How do you begin to put those kind of numbers into context? We’ll get to that in a minute. But first, a few more numbers to boggle your mind:
$7.1 billion: Gov. Brad Henry’s proposed budget for fiscal year 2010.
$11.6 billion: Chesapeake Energy Corp.’s revenue in 2008.
$378 billion: Wal-Mart Stores Inc. revenue in 2008.
$14.2 trillion: The gross domestic product (GDP) of the United States in 2008.
The reporters at Politico have a good roundup of the problems of understanding the federal budget and large numbers in general.
Here’s a recent clip from The Daily Show of Sen. Mitch McConnell, R-Kentucky, trying to explain $1 trillion.
Other senators got into the act earlier this month during the same debate about the federal stimulus package before Congress.
Generally, experts said it helps to put such large numbers in terms people can grasp, such as their own salaries or time. I’m intrigued by the MegaPenny Project, which has been around for a few years.
This is one trillion pennies (the tiny dot below the big block is supposed to be a person). That’s equal to about $10 billion.
Meanwhile, the guys at WallStats also have some useful charts on visualizing $1 billion if you’re a “average person”:
Since we’re talking about the federal budget, WallStats also has a nifty chart on their site that shows where federal money went in the last budget.
Imagine those numbers instead as seconds: A million seconds is 11.5 days; a billion seconds is nearly 32 years.
They’re calling on Gov. Brad Henry to create an oversight board and state Web site so we can track federal stimulus money in Oklahoma.
From Matt Guillory, the institute’s executive director:
The American Recovery and Reinvestment Act is a huge and complicated bill that will have implications for virtually every agency of state and local government, as well as the people of Oklahoma. The public and policymakers alike have a lot of questions about what funds will be available to Oklahoma and where and how these dollars will be allocated. Creating an accountability and oversight board made up of key elected officials, agency directors, and non-governmental representatives will allow both valuable input on the front-end of the allocation of resources and ongoing transparency as to how money is being spent.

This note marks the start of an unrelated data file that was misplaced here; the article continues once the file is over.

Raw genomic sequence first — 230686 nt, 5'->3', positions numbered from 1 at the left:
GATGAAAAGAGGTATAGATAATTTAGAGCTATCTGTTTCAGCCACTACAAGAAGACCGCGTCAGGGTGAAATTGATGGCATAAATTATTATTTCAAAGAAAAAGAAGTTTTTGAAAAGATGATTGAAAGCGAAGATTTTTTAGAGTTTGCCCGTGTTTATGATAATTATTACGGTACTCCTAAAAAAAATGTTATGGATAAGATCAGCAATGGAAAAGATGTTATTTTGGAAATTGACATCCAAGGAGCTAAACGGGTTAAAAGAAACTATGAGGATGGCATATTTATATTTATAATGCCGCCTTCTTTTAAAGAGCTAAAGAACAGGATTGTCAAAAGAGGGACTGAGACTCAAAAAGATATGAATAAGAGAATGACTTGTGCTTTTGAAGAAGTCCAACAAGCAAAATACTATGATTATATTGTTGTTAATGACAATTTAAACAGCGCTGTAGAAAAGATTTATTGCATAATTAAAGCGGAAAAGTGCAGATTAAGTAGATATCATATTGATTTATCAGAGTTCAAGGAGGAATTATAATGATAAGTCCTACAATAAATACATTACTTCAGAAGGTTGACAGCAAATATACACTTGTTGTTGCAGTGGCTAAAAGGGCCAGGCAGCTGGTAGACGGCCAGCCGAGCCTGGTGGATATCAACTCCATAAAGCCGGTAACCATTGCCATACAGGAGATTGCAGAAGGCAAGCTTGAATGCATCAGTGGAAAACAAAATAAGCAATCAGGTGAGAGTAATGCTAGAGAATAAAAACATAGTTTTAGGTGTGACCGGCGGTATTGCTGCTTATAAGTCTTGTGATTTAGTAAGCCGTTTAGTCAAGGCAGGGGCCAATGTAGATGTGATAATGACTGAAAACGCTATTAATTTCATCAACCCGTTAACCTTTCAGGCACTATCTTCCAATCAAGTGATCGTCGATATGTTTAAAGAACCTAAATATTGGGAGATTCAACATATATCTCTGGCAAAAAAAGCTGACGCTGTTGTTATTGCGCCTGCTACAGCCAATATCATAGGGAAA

Guillory notes that some states, such as Colorado, already have set up public Web sites for stimulus transparency.
Meanwhile, at the other end of the spectrum, Oklahomans for Responsible Government have a wrap up of some upcoming “Tea Party” events to protest the stimulus package.
Here’s the word clouds for President Obama’s speech to a joint session of Congress from last night, and the GOP response by Louisiana Gov. Bobby Jindal. They were created using wordle from IBM’s ManyEyes visualization site:
There’s going to be an avalanche of federal money coming into Oklahoma in the next 12 to 18 months from the recently enacted stimulus bill.
Will we be able to track it? I’ve already blogged about the federal site, recovery.gov. But it appears the same kind of transparency at the local government level could be lacking. ProPublica has more on the latest memo by the Office of Management and Budget’s director, Peter Orszag:
“For instance, a grant could be given from the federal government to State A, which then gives a subgrant to City B (within State A), which hires a contractor to construct a bridge, which then hires a subcontractor to supply the concrete,” Orszag explains. “In this case, State A is the prime recipient and would be required to report the subgrant to City B. However, City B does not have any specific reporting obligations, nor does the contractor or subcontractor for the purposes of reporting for the Recovery.gov Web site.”
More credit to you if you can follow that convoluted trail of money. I got lost at “subgrant,” and I’m still working my way through Orszag’s 62-page memo. (PDF link)
If it’s any consolation, our elected officials don’t seem any more sure of how the money will trickle down to the states. Both the Wall Street Journal and New York Times had stories today about that issue.
Before it’s too late, maybe we should let our state officials know we’re interested in transparency. State Auditor and Inspector Steve Burrage had some encouraging words in a recent AP story:
Steve Burrage, state auditor and inspector, said his office will work with federal agencies to provide oversight and audit results will be posted on the Internet.
“Everything is geared around accountability and transparency,” he said.
“I think as this whole thing plays out, it will become a lot clearer what the legislative intent was behind this stimulus money,” Burrage added.